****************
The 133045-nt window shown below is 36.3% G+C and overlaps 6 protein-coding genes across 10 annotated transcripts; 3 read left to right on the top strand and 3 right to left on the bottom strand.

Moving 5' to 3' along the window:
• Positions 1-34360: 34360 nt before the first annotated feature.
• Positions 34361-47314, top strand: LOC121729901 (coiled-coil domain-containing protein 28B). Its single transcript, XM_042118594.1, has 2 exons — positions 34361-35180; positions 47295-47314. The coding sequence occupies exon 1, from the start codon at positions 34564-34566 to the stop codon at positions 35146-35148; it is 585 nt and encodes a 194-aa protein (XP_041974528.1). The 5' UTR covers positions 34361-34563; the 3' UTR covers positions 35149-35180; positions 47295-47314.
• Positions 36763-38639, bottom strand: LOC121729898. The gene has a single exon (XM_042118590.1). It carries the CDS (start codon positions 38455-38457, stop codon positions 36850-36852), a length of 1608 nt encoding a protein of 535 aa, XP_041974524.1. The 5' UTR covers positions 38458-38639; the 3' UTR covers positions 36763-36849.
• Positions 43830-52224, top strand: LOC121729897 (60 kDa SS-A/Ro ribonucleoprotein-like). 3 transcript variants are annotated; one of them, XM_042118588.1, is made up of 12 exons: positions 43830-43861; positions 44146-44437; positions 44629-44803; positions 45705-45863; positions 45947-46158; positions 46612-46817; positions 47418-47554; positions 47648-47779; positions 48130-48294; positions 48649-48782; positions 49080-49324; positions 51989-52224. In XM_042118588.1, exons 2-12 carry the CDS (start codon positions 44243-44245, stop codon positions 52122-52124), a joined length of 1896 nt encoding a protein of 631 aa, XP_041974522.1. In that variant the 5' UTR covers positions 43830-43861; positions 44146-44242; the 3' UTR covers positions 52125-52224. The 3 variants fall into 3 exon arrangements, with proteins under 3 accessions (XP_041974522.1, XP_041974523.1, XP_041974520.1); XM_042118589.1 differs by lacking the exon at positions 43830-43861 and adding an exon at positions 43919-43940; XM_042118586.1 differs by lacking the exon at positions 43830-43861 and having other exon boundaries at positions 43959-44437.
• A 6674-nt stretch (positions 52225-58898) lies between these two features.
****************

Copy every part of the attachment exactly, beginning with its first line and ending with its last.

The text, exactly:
The 133045-nt window shown below is 36.3% G+C and overlaps 6 protein-coding genes across 10 annotated transcripts; 3 read left to right on the top strand and 3 right to left on the bottom strand.

Moving 5' to 3' along the window:
• Positions 1-34360: 34360 nt before the first annotated feature.
• Positions 34361-47314, top strand: LOC121729901 (coiled-coil domain-containing protein 28B). Its single transcript, XM_042118594.1, has 2 exons — positions 34361-35180; positions 47295-47314. The coding sequence occupies exon 1, from the start codon at positions 34564-34566 to the stop codon at positions 35146-35148; it is 585 nt and encodes a 194-aa protein (XP_041974528.1). The 5' UTR covers positions 34361-34563; the 3' UTR covers positions 35149-35180; positions 47295-47314.
• Positions 36763-38639, bottom strand: LOC121729898. The gene has a single exon (XM_042118590.1). It carries the CDS (start codon positions 38455-38457, stop codon positions 36850-36852), a length of 1608 nt encoding a protein of 535 aa, XP_041974524.1. The 5' UTR covers positions 38458-38639; the 3' UTR covers positions 36763-36849.
• Positions 43830-52224, top strand: LOC121729897 (60 kDa SS-A/Ro ribonucleoprotein-like). 3 transcript variants are annotated; one of them, XM_042118588.1, is made up of 12 exons: positions 43830-43861; positions 44146-44437; positions 44629-44803; positions 45705-45863; positions 45947-46158; positions 46612-46817; positions 47418-47554; positions 47648-47779; positions 48130-48294; positions 48649-48782; positions 49080-49324; positions 51989-52224. In XM_042118588.1, exons 2-12 carry the CDS (start codon positions 44243-44245, stop codon positions 52122-52124), a joined length of 1896 nt encoding a protein of 631 aa, XP_041974522.1. In that variant the 5' UTR covers positions 43830-43861; positions 44146-44242; the 3' UTR covers positions 52125-52224. The 3 variants fall into 3 exon arrangements, with proteins under 3 accessions (XP_041974522.1, XP_041974523.1, XP_041974520.1); XM_042118589.1 differs by lacking the exon at positions 43830-43861 and adding an exon at positions 43919-43940; XM_042118586.1 differs by lacking the exon at positions 43830-43861 and having other exon boundaries at positions 43959-44437.
• A 6674-nt stretch (positions 52225-58898) lies between these two features.